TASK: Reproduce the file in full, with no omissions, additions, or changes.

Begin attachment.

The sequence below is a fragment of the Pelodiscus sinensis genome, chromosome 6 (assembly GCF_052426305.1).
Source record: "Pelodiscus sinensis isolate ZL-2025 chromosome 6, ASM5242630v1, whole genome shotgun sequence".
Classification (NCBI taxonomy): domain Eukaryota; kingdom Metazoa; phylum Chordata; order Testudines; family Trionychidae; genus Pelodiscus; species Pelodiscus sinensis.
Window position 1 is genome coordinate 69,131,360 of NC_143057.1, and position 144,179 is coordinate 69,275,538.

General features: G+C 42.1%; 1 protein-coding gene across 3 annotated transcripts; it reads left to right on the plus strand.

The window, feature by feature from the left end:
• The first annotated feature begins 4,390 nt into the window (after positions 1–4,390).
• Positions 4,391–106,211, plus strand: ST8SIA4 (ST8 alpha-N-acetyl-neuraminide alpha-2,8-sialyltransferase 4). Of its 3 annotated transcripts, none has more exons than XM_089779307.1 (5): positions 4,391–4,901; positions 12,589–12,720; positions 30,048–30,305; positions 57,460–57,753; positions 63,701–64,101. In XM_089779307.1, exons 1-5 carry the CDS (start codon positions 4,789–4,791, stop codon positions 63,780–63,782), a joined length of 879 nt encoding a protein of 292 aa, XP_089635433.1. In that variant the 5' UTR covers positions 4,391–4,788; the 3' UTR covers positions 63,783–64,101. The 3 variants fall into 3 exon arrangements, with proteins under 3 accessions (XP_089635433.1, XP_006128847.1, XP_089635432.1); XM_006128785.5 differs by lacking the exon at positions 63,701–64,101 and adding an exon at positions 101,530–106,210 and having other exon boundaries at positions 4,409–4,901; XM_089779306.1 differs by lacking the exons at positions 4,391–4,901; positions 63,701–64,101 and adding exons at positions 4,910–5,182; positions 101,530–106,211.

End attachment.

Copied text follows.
The sequence below is a fragment of the Pelodiscus sinensis genome, chromosome 6 (assembly GCF_052426305.1).
Source record: "Pelodiscus sinensis isolate ZL-2025 chromosome 6, ASM5242630v1, whole genome shotgun sequence".
Classification (NCBI taxonomy): domain Eukaryota; kingdom Metazoa; phylum Chordata; order Testudines; family Trionychidae; genus Pelodiscus; species Pelodiscus sinensis.
Window position 1 is genome coordinate 69,131,360 of NC_143057.1, and position 144,179 is coordinate 69,275,538.

General features: G+C 42.1%; 1 protein-coding gene across 3 annotated transcripts; it reads left to right on the plus strand.

The window, feature by feature from the left end:
• The first annotated feature begins 4,390 nt into the window (after positions 1–4,390).
• Positions 4,391–106,211, plus strand: ST8SIA4 (ST8 alpha-N-acetyl-neuraminide alpha-2,8-sialyltransferase 4). Of its 3 annotated transcripts, none has more exons than XM_089779307.1 (5): positions 4,391–4,901; positions 12,589–12,720; positions 30,048–30,305; positions 57,460–57,753; positions 63,701–64,101. In XM_089779307.1, exons 1-5 carry the CDS (start codon positions 4,789–4,791, stop codon positions 63,780–63,782), a joined length of 879 nt encoding a protein of 292 aa, XP_089635433.1. In that variant the 5' UTR covers positions 4,391–4,788; the 3' UTR covers positions 63,783–64,101. The 3 variants fall into 3 exon arrangements, with proteins under 3 accessions (XP_089635433.1, XP_006128847.1, XP_089635432.1); XM_006128785.5 differs by lacking the exon at positions 63,701–64,101 and adding an exon at positions 101,530–106,210 and having other exon boundaries at positions 4,409–4,901; XM_089779306.1 differs by lacking the exons at positions 4,391–4,901; positions 63,701–64,101 and adding exons at positions 4,910–5,182; positions 101,530–106,211.